We're part-way through a programme of £23m investment to halt deterioration on key parts of our road network by patching and surface dressing.
Surface dressing is a preventative maintenance technique to stop roads in relatively good condition from getting any worse. Surface dressing seals the road to prevent water getting in and cracks and potholes forming.
First the road is patched, if necessary, then a layer of bitumen, or similar, is added to act as the 'glue' before the road is topped with chippings. Driving over the road then helps to bed the chippings in. Loose chippings are swept away over the next few weeks. They are not swept up immediately because the action of traffic over a newly surface dressed road helps to bed any surplus chippings in to the surface, ensuring they are spread out to the edges and providing even coverage across the whole width of the road.
Surface dressing extends the life of a road and prolongs the need for expensive resurfacing works. Roads that are surface dressed can last for between 10 and 15 years and depending on how well-used the road is and the kind of traffic that uses it they can be surface-dressed for up to three times before they need to be replaced. It costs around £3 per square metre to surface dress a road.
Firstly, the condition of the road is assessed through a combination of visual inspection and other scientific techniques to evaluate the condition of the surface and the structure of the road. If the road is in a relatively good condition it will be surface dressed to keep it in a condition that is acceptable for the majority of road users.
Usually, when a road is being surface dressed it doesn't need to be closed, although access may be limited for short periods of time. If it is a busy road there may be some temporary traffic management, such as stop and go signs.
Surface dressing is usually completed at each site within the day. Depending on how busy the road is and how quickly the chippings bed in, loose chippings may be swept up on several occasions for approximately one month. Line markings and cats' eyes are replaced after then.
The surface dressing season is between about April and September. Surface dressing can only be done in the summer as the warmer weather is needed to help the chippings bind to the bitumen. Also it is less likely to rain, meaning the bitumen and chippings will bind to the road surface better. Work on busier routes doesn't usually happen at peak times.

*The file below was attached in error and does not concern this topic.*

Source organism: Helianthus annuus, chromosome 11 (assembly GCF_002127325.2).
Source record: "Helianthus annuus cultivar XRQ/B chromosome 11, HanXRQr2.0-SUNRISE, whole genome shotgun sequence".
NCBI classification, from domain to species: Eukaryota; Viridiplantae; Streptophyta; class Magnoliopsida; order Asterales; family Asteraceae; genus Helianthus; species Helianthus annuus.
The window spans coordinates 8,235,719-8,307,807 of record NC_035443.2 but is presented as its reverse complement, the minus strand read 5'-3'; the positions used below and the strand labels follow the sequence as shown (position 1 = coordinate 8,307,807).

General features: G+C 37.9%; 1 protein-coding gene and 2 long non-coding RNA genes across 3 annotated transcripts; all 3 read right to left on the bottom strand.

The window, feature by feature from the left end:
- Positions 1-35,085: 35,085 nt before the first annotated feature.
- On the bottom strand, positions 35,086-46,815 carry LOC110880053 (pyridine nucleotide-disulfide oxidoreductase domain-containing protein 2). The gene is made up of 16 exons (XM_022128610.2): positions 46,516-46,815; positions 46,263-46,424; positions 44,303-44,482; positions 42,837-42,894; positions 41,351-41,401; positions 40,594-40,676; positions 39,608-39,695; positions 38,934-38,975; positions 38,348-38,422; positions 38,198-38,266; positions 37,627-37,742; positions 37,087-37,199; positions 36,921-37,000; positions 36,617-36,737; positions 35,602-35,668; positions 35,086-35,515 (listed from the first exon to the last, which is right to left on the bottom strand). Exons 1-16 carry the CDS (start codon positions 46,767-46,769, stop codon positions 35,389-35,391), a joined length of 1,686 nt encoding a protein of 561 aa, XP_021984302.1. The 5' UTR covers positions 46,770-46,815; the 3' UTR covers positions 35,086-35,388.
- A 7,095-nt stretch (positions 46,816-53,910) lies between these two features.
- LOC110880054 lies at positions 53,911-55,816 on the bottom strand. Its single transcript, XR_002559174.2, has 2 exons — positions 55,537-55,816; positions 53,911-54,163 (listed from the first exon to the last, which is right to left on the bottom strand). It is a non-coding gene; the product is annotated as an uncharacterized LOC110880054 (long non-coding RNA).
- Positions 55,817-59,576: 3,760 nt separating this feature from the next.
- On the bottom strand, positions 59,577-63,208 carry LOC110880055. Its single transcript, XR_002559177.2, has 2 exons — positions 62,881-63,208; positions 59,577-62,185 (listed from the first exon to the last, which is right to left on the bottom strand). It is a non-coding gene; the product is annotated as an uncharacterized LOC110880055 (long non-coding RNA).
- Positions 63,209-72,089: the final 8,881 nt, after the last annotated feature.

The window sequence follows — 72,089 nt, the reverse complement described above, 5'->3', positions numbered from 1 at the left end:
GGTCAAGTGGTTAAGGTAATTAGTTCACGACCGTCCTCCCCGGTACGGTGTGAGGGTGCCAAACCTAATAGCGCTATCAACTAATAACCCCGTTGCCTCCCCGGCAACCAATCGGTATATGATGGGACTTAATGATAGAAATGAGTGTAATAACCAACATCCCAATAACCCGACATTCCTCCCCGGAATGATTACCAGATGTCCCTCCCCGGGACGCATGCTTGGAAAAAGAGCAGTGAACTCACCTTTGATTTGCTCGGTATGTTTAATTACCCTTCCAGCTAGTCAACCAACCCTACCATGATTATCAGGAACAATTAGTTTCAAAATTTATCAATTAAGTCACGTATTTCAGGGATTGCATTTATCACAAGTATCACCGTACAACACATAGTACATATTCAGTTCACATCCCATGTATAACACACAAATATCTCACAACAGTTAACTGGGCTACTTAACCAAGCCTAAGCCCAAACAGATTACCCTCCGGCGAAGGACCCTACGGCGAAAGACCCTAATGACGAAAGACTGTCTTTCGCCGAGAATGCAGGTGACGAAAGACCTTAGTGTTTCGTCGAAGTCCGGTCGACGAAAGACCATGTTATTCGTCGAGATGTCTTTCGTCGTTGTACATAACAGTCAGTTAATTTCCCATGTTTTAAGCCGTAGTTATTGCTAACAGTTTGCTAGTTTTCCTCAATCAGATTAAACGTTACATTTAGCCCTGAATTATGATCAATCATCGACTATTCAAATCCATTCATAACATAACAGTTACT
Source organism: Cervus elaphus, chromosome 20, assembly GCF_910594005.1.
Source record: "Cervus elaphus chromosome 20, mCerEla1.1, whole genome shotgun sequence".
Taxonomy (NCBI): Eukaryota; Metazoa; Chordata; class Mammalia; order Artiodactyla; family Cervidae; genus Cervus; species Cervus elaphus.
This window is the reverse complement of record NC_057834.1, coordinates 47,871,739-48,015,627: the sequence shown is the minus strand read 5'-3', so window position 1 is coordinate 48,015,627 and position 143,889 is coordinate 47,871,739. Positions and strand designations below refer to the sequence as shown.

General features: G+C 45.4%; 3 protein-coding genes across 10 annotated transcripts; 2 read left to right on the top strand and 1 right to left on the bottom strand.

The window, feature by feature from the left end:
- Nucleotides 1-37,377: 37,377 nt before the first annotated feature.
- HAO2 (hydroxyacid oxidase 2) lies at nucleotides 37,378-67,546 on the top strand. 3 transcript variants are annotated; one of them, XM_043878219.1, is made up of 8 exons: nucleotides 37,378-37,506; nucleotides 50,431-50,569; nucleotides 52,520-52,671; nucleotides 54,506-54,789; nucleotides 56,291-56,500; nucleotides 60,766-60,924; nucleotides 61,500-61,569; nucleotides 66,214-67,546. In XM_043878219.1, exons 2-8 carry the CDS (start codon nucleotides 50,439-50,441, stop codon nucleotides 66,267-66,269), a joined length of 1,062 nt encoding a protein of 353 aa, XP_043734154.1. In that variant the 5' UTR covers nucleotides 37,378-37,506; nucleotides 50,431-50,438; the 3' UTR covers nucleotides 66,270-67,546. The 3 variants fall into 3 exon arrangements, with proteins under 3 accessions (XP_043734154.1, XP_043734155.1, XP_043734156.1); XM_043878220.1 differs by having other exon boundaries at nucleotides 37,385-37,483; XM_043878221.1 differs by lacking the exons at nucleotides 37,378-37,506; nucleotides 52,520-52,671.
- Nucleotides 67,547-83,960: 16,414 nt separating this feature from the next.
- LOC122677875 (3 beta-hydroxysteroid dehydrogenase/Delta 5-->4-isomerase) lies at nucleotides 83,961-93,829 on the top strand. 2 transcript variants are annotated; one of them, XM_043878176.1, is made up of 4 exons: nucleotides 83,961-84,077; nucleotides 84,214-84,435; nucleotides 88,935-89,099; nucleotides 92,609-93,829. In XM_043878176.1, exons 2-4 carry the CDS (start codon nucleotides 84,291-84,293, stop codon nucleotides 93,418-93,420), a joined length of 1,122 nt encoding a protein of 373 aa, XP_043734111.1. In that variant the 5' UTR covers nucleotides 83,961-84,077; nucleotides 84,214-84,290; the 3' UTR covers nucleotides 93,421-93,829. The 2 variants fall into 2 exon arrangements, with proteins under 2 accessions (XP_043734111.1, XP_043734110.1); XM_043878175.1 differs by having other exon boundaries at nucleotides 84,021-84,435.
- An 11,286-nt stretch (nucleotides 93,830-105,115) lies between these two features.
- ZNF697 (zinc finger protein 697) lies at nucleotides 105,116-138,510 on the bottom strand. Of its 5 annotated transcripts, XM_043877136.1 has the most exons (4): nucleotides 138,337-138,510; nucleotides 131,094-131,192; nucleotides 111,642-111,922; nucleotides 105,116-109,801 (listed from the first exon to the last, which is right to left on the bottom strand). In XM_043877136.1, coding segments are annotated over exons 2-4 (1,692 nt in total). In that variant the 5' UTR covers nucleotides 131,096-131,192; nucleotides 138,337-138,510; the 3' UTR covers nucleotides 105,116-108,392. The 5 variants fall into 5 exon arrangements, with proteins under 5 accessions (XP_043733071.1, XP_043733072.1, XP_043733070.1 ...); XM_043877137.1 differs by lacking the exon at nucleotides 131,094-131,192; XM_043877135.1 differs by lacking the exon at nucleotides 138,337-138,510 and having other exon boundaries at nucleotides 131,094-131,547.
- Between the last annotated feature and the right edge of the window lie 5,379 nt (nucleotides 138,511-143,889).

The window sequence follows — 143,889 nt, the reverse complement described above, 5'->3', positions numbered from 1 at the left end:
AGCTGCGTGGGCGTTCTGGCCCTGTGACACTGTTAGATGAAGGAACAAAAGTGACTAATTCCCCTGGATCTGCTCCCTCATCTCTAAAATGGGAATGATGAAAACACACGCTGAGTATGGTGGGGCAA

Resurfacing is more extensive structural maintenance which can involve removing several centimetres of worn out road surface and replacing it with new material and rolling it out to give a smooth surface.
If a road has deteriorated too much − the fundamental structure of the road is in too poor a condition − it will be considered for resurfacing or more extensive work when the road can be made a priority for funding.
Resurfacing takes much longer. Often the road has to be closed completely and traffic diverted meaning longer journey times and potentially more congestion.
Driving advice on newly surface dressed roads
We try to maintain access for residents as much as possible but there will be short periods where we can't. If there is a particular reason when access is needed at a specific time you should speak to the gang on site who will usually be able to accommodate residents' needs.
As the highways authority, legally we have to put up signs advising motorists of road works and any action they should take to reduce the risk of damage. This means we are protected against any claims of damage to, for example, chipped windscreens or paintwork.
Signs are put up in advance of surface dressing or resurfacing work starting. We also deliver a letter advising of work and containing contact information to properties that front the works.
Advisory notices are also placed along routes to be surface dressed telling drivers there is a risk of skidding and that a maximum speed limit of 10mph should be observed. There shouldn't be any damage to vehicles if drivers follow this advice.